Several established and startup sectors are competing to create IoT devices and networks. Several companies have built large-scale IoT networks or IoT devices. A group of tech leaders has created an open IoT initiative.
The project’s stated goals are to help businesses and startups better understand the IoT ecosystem and develop the technologies necessary for creating end-to-end solutions. They produce open-source code for IoT devices.
IoT Industry trends
The increasing availability of inexpensive sensors, an awareness of IoT amongst the consumer, and the desire to improve people’s lives drive the IoT market.
IoT solutions have become more popular as prices drop and more organizations are making use of the technology. The market for IoT devices moves by two trends: consumerization and ubiquitous networks.
Many consumer IoT devices rely on inexpensive sensors such as accelerometers, gyroscopes, microphones, and GPS devices.
Many of these devices are used by individuals in their everyday lives for various tasks such as tracking calories, maintaining fitness, monitoring their health, monitoring their home environment, or performing other functions.
The Internet of Things has led to various markets such as retail and logistics already in place. Another example is when IoT improves the healthcare industry by monitoring the body’s internal states.
An awareness of the benefits of IoT for the energy sector is also growing. However, IoT faces some challenges. Inefficient power quality monitoring systems are expected to become obsolete and need to be replaced by IoT systems that offer the most efficient and reliable IoT.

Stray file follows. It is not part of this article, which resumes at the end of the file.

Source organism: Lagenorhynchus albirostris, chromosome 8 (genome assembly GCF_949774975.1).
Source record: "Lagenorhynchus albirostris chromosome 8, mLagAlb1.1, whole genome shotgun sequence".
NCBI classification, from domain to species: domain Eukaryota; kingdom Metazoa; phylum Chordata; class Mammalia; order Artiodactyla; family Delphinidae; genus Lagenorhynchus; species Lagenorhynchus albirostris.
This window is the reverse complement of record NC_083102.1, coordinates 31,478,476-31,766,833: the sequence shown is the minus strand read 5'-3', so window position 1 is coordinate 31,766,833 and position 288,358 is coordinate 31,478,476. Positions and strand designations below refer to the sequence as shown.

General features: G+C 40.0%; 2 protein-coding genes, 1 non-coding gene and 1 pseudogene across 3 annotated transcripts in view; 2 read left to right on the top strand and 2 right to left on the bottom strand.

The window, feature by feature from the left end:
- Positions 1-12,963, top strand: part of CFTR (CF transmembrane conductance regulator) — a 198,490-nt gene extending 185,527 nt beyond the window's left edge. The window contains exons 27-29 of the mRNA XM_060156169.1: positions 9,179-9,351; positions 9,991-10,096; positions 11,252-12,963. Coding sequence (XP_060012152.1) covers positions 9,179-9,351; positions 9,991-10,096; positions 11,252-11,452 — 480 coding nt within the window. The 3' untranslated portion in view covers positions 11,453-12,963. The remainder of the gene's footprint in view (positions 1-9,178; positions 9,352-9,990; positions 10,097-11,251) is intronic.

As the technology for connectivity matures, more connected devices will become available—this will further reduce costs of deployment and management and increase security challenges.
Security is a concern
Security is the number one reason for the lack of adoption. It’s hard to believe that there is not a single security solution out there that will help keep IoT devices secure.
Security is the number one reason that some organizations are not yet adopting IoT. In the case that IoT devices were an all-you-can-eat buffet with little vetting of security solutions, it would be an easy option to go. The challenge is, IoT devices are part of an ecosystem and not just a solution for a business problem. So, what are the risks associated with a lack of IoT Security?
Physical security such as device locks and tamper-evident seals, security mechanisms such as the separation of devices or the separation of access to sensitive data, physical security methods such as IP locks, agents such as isolation of devices or separation of critical infrastructure, and physical measures such as authentication credentials used for access to devices.
The application category Integration refers to the authentication protocol and device configuration management, integration of critical infrastructure and the control and management systems, and integration of devices.
The application category refers to the authentication protocol, integration capabilities, and application protocols (typically HTTPS).
IoT devices present an enormous opportunity for society, but they need to be 100% secure to realize their full potential. In a subsequent article (IoT Devices Security: Inherent Insecure Nature of IoT Devices), we will explore why IoT devices are not by design secured, so stay tuned.